Purdue University received three awards in the 2016 University Design Competition for Addressing Airport Needs, sponsored by the Transportation Research Board (TRB) Airport Cooperative Research Program (ACRP). The competition encourages out-of-the-box approaches to airport issues while providing quality educational experiences and exposure to aviation and airport-related careers.
Student teams, made up of graduate and undergraduate students, were recognized for their projects focused on three separate topics: Runway Safety, Airport Environmental Interactions, and Airport Management and Planning. They are required to work with a faculty advisor and reach out to airport operators and industry experts to obtain advice and assess the practicality of their proposed designs/solutions.
In the Runway Safety category, a two-person Purdue team received second place for their Touchscreen Air Traffic Management System (TAMS). Jin Young Kim and Jason Hart worked with Tim Ropp, clinical associate professor in the School of Aviation and Transportation Technology. The team proposed introducing a touchscreen interface for air traffic controllers to provide visual directions to flight crews, such as “stop and hold”, “proceed” or “clear”. Their project is designed to provide an additional layer of safety and operational efficiency, especially at high density airports and to limit technical or linguistic challenges that occur during voice communications. This proposal was created as a project for the Aerospace and MRO Technology Innovation Center, led by Ropp. It is the fourth national design award won by students in the center.
Two other awards were won by students in a graduate-level course focused on aviation sustainability, taught by Mary Johnson, associate professor in the School of Aviation and Transportation Technology. She served as advisor to both teams.
In the Airport Environmental Interactions category, a Purdue team proposal on selecting the best alternative energy source received third place. Graduate students Rohit Burani, Pedram Motevalli and Emily Thomas developed a step-by-step procedure for airport project management teams to use to plan, implement, and operate renewable energy sources. The process includes a design matrix for comparing options and a risk assessment for implementation.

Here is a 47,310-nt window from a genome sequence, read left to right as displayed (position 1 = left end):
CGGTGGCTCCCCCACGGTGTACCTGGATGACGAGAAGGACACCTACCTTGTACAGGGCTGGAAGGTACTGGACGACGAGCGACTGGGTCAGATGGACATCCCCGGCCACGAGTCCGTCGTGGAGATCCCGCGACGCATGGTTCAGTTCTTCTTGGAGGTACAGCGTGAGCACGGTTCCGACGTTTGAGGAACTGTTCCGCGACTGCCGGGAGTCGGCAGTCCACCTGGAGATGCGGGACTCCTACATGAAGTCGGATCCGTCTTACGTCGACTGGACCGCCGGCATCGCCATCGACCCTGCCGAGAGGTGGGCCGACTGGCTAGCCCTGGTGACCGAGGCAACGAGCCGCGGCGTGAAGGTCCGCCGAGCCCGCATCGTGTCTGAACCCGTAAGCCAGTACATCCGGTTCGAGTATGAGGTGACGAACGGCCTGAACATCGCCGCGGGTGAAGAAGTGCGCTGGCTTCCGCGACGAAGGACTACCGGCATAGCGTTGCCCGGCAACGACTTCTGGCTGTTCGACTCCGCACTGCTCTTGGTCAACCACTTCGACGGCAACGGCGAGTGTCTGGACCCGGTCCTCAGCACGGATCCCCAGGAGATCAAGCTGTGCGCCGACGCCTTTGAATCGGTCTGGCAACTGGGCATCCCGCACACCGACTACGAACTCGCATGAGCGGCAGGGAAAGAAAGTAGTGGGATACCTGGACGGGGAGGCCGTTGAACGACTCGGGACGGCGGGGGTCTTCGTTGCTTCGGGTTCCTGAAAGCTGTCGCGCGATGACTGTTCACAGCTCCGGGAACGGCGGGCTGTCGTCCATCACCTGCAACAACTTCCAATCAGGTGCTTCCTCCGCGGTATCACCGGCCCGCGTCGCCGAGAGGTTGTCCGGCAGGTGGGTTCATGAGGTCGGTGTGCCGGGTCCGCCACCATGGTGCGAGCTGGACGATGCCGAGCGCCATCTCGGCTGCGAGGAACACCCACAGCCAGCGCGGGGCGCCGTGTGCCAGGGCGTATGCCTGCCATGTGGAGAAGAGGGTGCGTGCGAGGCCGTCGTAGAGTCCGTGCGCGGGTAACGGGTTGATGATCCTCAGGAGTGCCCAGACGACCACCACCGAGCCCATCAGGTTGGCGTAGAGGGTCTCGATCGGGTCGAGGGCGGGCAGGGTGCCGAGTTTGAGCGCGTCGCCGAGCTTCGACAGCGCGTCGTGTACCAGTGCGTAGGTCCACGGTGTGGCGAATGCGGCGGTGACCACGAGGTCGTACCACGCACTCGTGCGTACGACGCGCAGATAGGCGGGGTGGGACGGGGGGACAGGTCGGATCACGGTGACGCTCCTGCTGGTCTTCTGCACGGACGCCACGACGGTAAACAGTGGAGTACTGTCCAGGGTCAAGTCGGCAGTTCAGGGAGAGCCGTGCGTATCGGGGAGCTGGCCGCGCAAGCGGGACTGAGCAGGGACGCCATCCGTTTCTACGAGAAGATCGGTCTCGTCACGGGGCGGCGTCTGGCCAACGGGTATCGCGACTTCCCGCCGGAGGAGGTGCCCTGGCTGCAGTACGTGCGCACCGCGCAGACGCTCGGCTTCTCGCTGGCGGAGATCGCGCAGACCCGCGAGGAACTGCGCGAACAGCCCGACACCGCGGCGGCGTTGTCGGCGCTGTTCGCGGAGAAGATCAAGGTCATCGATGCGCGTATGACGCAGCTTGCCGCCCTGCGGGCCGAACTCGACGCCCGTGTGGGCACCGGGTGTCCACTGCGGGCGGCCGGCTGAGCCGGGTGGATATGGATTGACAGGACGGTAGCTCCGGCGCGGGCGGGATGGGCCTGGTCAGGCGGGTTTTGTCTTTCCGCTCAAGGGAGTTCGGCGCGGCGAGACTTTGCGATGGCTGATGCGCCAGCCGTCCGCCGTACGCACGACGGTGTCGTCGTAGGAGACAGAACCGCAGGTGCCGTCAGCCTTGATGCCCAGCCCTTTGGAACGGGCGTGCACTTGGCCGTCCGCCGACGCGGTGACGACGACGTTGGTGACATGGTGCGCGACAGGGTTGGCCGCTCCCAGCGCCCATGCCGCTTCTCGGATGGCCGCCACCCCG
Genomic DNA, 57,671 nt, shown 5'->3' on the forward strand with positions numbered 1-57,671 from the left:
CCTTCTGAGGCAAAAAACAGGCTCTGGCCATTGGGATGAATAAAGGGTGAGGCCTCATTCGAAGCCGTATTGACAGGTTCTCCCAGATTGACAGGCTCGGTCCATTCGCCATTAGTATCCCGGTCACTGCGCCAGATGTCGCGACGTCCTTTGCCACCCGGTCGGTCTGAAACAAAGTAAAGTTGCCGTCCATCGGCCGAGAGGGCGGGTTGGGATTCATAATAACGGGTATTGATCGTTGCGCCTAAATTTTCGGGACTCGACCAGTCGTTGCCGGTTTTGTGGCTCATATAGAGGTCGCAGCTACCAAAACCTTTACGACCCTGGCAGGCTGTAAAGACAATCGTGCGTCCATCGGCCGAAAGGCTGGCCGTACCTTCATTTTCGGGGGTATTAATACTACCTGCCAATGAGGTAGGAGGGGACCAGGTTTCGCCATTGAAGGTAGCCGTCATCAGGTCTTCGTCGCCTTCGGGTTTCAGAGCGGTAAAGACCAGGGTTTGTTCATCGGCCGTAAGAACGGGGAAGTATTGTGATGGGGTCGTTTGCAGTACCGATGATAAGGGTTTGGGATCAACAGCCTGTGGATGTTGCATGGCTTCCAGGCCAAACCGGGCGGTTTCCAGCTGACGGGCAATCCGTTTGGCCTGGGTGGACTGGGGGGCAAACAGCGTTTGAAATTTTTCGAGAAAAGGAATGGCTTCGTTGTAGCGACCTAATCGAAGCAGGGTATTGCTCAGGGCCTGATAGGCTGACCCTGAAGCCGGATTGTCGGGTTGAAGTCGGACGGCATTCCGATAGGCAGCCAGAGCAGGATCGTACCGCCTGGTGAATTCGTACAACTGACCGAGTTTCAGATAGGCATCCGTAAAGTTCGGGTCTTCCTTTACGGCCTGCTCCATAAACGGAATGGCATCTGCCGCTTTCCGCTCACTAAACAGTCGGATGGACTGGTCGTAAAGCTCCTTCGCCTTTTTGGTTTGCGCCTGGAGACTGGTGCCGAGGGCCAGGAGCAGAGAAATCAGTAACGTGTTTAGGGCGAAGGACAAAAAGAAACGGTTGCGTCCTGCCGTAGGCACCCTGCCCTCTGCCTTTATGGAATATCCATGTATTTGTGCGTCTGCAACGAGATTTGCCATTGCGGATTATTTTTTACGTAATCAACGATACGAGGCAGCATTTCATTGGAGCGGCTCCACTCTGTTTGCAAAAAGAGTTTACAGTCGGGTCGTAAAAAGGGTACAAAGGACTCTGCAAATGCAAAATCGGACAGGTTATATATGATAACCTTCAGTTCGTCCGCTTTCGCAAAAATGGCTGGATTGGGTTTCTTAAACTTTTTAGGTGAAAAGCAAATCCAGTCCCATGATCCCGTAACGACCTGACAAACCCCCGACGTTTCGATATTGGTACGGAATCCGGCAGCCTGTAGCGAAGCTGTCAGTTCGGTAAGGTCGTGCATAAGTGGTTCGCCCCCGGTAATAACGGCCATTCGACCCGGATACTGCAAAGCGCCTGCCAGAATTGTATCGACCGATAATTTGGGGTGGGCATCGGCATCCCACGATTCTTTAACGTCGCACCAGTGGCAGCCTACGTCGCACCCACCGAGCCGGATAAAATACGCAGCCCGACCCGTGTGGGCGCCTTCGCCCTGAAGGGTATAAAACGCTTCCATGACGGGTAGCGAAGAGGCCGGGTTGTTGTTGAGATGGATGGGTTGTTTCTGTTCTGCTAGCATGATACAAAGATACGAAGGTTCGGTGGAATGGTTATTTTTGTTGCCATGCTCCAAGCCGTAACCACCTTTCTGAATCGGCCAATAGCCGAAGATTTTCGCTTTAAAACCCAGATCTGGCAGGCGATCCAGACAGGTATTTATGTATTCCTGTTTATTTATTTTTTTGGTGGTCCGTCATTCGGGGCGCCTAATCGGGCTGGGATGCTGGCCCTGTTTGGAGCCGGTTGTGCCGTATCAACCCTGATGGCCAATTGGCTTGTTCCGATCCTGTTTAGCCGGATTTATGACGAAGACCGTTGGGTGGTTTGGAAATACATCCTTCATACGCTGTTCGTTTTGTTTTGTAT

In the Airport Management and Planning category, a Purdue team proposed a Semi-Autonomous Electric Taxi System for airports and received third place. David Costas, Grace Lin and Logan Voss reconsidered airport ramp and gate controls in an effort to reduce fuel consumption during aircraft taxiing. Their design provides a plan to use autonomous tugs to move aircraft along airport surfaces at busy, single-runway airports.
A complete list of 2016 winners is available on the competition website along with full proposals for each.
About the competition
The ACRP is sponsored by the Federal Aviation Administration (FAA) and managed by the National Academies of Sciences, Engineering, and Medicine through the TRB. This competition is managed for the ACRP by the Virginia Space Grant Consortium based in Hampton, Va. Partnering organizations are: American Association of Airport Executives; Airport Consultants Council; Airports Council International – North America; National Association of State Aviation Officials; and University Aviation Association. Partners assist in developing competition guidelines, providing expert advisers for teams, disseminating competition information to organizational members, and participating in design reviews.